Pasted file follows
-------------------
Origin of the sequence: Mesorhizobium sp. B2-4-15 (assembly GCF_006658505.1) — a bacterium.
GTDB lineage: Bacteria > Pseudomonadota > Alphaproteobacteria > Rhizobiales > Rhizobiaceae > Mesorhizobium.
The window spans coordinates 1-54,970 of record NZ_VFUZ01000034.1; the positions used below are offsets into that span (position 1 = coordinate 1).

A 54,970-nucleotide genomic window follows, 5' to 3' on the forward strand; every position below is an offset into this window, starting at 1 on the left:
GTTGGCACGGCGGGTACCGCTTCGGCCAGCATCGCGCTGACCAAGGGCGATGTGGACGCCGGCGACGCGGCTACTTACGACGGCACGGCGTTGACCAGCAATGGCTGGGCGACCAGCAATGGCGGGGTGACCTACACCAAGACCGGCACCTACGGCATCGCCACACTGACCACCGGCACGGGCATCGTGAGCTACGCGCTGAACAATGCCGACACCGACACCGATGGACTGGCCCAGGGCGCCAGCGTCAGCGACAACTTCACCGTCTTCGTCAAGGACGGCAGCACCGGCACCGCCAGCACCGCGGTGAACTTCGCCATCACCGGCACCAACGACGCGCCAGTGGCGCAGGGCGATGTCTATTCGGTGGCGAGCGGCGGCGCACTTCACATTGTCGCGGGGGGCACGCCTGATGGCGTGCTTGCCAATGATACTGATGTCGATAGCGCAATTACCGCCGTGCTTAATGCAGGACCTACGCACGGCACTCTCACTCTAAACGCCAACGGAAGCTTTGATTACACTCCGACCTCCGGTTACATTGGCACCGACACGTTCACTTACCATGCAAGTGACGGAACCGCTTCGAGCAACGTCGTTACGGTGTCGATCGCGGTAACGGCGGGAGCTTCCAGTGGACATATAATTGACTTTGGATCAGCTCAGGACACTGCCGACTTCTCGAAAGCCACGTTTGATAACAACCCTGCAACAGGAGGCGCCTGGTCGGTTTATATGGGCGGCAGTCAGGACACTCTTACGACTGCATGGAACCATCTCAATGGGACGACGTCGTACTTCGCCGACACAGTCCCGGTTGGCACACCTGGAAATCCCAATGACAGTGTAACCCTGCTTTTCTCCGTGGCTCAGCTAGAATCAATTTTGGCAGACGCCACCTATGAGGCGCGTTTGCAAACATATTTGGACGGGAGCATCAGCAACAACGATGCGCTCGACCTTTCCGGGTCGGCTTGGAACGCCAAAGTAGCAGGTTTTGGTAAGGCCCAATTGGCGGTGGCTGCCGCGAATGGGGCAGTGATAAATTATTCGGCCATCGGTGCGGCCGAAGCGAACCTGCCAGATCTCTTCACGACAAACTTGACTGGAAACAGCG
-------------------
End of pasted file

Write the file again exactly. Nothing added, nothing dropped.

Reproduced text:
Origin of the sequence: Mesorhizobium sp. B2-4-15 (assembly GCF_006658505.1) — a bacterium.
GTDB lineage: Bacteria > Pseudomonadota > Alphaproteobacteria > Rhizobiales > Rhizobiaceae > Mesorhizobium.
The window spans coordinates 1-54,970 of record NZ_VFUZ01000034.1; the positions used below are offsets into that span (position 1 = coordinate 1).

A 54,970-nucleotide genomic window follows, 5' to 3' on the forward strand; every position below is an offset into this window, starting at 1 on the left:
GTTGGCACGGCGGGTACCGCTTCGGCCAGCATCGCGCTGACCAAGGGCGATGTGGACGCCGGCGACGCGGCTACTTACGACGGCACGGCGTTGACCAGCAATGGCTGGGCGACCAGCAATGGCGGGGTGACCTACACCAAGACCGGCACCTACGGCATCGCCACACTGACCACCGGCACGGGCATCGTGAGCTACGCGCTGAACAATGCCGACACCGACACCGATGGACTGGCCCAGGGCGCCAGCGTCAGCGACAACTTCACCGTCTTCGTCAAGGACGGCAGCACCGGCACCGCCAGCACCGCGGTGAACTTCGCCATCACCGGCACCAACGACGCGCCAGTGGCGCAGGGCGATGTCTATTCGGTGGCGAGCGGCGGCGCACTTCACATTGTCGCGGGGGGCACGCCTGATGGCGTGCTTGCCAATGATACTGATGTCGATAGCGCAATTACCGCCGTGCTTAATGCAGGACCTACGCACGGCACTCTCACTCTAAACGCCAACGGAAGCTTTGATTACACTCCGACCTCCGGTTACATTGGCACCGACACGTTCACTTACCATGCAAGTGACGGAACCGCTTCGAGCAACGTCGTTACGGTGTCGATCGCGGTAACGGCGGGAGCTTCCAGTGGACATATAATTGACTTTGGATCAGCTCAGGACACTGCCGACTTCTCGAAAGCCACGTTTGATAACAACCCTGCAACAGGAGGCGCCTGGTCGGTTTATATGGGCGGCAGTCAGGACACTCTTACGACTGCATGGAACCATCTCAATGGGACGACGTCGTACTTCGCCGACACAGTCCCGGTTGGCACACCTGGAAATCCCAATGACAGTGTAACCCTGCTTTTCTCCGTGGCTCAGCTAGAATCAATTTTGGCAGACGCCACCTATGAGGCGCGTTTGCAAACATATTTGGACGGGAGCATCAGCAACAACGATGCGCTCGACCTTTCCGGGTCGGCTTGGAACGCCAAAGTAGCAGGTTTTGGTAAGGCCCAATTGGCGGTGGCTGCCGCGAATGGGGCAGTGATAAATTATTCGGCCATCGGTGCGGCCGAAGCGAACCTGCCAGATCTCTTCACGACAAACTTGACTGGAAACAGCG